murder charges and sentenced them to time served, plus 10 years of probation.
Beebe said today he would not consider pardoning the men before their probation
is completed “unless there was compelling evidence that somebody else was
Supporters of the men commonly known as the West Memphis Three have said their
focus has shifted from the freeing the three to clearing their names and
obtaining pardons for them.
The 3 entered “Alford” pleas, which are guilty pleas that allow them to
continue maintaining their innocence while admitting that the state could
produce enough evidence to convict them if they were tried again.
Capi Peck of Little Rock, a co-founder of Arkansas Take Action, one of several
groups formed in support of the West Memphis Three, said today she understood
the governor’s position.
“I get that the people responsible need to be found,” she said. “So that’s
going to be our mission: To continue with the investigations, to continue with
the tip line and amassing this information and presenting it to clear their
names and to find the person or persons responsible.”
Peck said she did not know when supporters would be ready to make their case
that Echols, Baldwin and Misskelley are innocent in the deaths of 8-year-olds
Christopher Byers, Stevie Branch and Michael Moore, whose bodies were found
bound and beaten not far from their homes.
Lonnie Soury of New York, a publicist for the West Memphis 3, said that in the
past few days the tip line has received some calls, but no new credible
evidence has come to light.
“But we’re open and we’re looking for any new evidence that’s out there,” he
Attorney General Dustin McDaniel said Friday he continues to believe that the
men are guilty.
(source: Arkansas News)
Death penalty on table in quadruple slaying----Commonwealth's Attorney Howard
Gwynn said he's considering charging capital murder in case
Newport News' top prosecutor said Tuesday that capital murder charges — which
could lead to a death sentence — are being considered for the man accused of
killing his wife and three stepchildren last week.
Commonwealth's Attorney Howard Gwynn said the prosecution against John Moses
Ragin, 36, of Newport News, "qualifies as a capital case."
So far, Ragin has been charged with four counts of 1st-degree murder,
punishable by up to life in prison. Gwynn said he's still considering whether
to pursue it as a capital case, which is punishable by the death penalty.
"That's a decision that has to be made once all the evidence is in," Gwynn
He said family members of the victims of the case, including Crystal Ragin's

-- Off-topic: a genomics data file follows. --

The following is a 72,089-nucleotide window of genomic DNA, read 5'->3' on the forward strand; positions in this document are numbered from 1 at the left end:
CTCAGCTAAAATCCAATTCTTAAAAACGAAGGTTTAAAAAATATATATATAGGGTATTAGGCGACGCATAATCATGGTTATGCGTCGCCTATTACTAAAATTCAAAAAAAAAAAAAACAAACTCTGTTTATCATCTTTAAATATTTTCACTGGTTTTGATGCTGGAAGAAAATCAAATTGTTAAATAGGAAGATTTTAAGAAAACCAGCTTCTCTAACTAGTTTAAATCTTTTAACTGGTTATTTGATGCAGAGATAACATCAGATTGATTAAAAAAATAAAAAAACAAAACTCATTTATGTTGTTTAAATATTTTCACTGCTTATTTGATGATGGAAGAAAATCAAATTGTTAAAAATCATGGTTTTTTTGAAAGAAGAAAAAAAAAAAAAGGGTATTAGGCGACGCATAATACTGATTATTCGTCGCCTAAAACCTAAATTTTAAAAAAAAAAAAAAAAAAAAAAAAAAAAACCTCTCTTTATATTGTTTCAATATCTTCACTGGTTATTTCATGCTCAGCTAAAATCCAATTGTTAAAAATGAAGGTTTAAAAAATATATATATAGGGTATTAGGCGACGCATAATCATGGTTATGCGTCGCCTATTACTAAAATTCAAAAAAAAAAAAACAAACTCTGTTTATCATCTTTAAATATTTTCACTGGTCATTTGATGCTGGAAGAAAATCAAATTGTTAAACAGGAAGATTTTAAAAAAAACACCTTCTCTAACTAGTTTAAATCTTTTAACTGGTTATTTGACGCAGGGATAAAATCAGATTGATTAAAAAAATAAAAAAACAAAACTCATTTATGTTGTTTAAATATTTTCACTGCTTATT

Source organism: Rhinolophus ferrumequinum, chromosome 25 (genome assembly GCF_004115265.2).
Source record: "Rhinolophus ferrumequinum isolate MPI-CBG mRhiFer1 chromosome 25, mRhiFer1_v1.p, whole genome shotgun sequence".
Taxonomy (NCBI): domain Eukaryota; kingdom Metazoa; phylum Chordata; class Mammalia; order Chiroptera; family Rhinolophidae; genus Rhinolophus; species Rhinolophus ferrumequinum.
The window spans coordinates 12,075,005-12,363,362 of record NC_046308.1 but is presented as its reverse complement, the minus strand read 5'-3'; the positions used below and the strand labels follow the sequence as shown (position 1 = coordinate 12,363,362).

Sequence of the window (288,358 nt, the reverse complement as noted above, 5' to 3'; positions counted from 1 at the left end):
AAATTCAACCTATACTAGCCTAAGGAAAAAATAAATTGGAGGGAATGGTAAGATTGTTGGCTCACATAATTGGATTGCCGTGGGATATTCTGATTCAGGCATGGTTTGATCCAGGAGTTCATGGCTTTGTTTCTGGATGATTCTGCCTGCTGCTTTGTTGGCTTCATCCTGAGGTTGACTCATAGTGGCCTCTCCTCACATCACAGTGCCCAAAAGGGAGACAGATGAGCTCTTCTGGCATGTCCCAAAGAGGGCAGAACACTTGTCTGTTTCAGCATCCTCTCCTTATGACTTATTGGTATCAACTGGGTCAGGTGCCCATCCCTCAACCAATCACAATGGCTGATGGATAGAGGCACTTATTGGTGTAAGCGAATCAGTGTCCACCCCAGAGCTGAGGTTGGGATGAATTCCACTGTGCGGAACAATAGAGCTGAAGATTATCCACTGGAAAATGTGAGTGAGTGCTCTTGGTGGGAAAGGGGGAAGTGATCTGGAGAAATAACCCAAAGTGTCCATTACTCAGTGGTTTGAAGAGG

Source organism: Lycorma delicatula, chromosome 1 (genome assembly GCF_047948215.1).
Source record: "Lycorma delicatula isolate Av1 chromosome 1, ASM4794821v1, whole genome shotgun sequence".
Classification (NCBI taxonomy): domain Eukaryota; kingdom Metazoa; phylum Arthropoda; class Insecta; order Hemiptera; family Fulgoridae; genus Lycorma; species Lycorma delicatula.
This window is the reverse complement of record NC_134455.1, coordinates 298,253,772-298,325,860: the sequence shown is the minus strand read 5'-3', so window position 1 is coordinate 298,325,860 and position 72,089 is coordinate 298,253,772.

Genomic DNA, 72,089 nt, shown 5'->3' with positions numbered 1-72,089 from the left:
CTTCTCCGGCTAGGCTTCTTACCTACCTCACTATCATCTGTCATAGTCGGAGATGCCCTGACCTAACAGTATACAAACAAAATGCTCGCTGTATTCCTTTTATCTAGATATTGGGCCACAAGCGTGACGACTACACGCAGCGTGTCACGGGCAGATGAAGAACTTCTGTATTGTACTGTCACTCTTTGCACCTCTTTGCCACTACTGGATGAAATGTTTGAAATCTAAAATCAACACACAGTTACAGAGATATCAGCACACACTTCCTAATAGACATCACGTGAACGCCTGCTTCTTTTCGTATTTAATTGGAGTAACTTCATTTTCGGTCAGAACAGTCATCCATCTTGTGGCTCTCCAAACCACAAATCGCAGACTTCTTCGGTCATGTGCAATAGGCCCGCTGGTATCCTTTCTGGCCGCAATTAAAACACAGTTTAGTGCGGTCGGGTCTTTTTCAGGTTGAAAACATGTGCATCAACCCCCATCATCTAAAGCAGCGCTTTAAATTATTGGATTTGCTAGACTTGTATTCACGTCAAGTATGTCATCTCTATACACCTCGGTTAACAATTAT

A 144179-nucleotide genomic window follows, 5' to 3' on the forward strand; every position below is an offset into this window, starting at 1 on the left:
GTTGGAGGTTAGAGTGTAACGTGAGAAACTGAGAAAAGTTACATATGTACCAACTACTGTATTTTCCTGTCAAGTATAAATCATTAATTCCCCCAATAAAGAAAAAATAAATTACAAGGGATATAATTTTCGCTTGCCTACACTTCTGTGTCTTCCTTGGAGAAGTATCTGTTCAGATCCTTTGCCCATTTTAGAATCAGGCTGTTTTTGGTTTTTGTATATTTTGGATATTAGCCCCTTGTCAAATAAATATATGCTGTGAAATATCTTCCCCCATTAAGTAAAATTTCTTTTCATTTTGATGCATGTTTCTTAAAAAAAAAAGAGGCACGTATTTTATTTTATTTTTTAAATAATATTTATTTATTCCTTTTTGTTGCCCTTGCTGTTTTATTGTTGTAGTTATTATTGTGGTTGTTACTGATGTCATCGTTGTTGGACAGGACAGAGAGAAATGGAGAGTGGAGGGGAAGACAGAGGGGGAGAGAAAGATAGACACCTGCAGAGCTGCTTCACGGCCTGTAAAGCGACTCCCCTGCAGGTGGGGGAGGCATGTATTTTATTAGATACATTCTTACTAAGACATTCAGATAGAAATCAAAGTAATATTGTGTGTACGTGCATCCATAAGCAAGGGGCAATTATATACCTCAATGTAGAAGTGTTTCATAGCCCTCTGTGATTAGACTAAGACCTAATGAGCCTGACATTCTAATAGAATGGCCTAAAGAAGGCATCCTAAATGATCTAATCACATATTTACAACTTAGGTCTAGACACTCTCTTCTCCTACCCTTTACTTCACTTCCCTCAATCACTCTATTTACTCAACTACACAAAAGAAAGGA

mother and the three slain children's biological father, would be fully
involved in any such decision.
"I will talk with them to see how they feel about it," Gwynn said. "We have to
go through the process."
There are 15 kinds of cases that could qualify for the death penalty under
Virginia law. Those include "the willful, deliberate, and premeditated killing
of more than one person as a part of the same act or transaction," and "the
willful, deliberate, and premeditated killing of a person under the age of 14
by a person age 21 or older."
After 2 p.m. Friday, Crystal Ragin and her three children — 15-year-old Sierra,
10-year-old Lakwa and 6-year-old Rasheed — were found dead in an apartment on
Old Courthouse Way. All four were stabbed and had burn wounds. Sierra was
burned beyond recognition, police said.
John Ragin, 36, was arrested Saturday after calling police at 2:30 a.m.
Saturday to tell them he was in South Carolina. He is fighting extradition to
Newport News, where he faces four first-degree murder charges.
If Gwynn decides to prosecute the case as a death case, it would be the first
death penalty prosecution in a Newport News case since the 2009 federal trial
against David Runyon in the murder-for-hire slaying of Navy officer Cory Alan
Voss. Runyon was sentenced to death.
Gwynn said he's working through the governor's office to have John Ragin
extradited back to Virginia.
(source: Daily Press)
Mom heard 'different scream' the night infant daughter died
The mother of an infant who Raleigh police say was sexually abused and killed
at the hands of her stepfather said Tuesday that she had second thoughts about
going to work at Fort Bragg on the night her daughter died Nov. 8, 2009.
"I actually had thought about driving back home, but I didn't," Brittany Yarley
testified Tuesday in her ex-husband's first-degree murder trial. "He had
advised me that she had fallen off the couch and that she had a rug burn and
that it wasn't that serious."
It was a "very different scream," Yarley recalled, almost as if 10-month-old
Cheyenne Yarley were "extremely hurt," but Joshua Stepp had been able to handle
situations like that before, she said.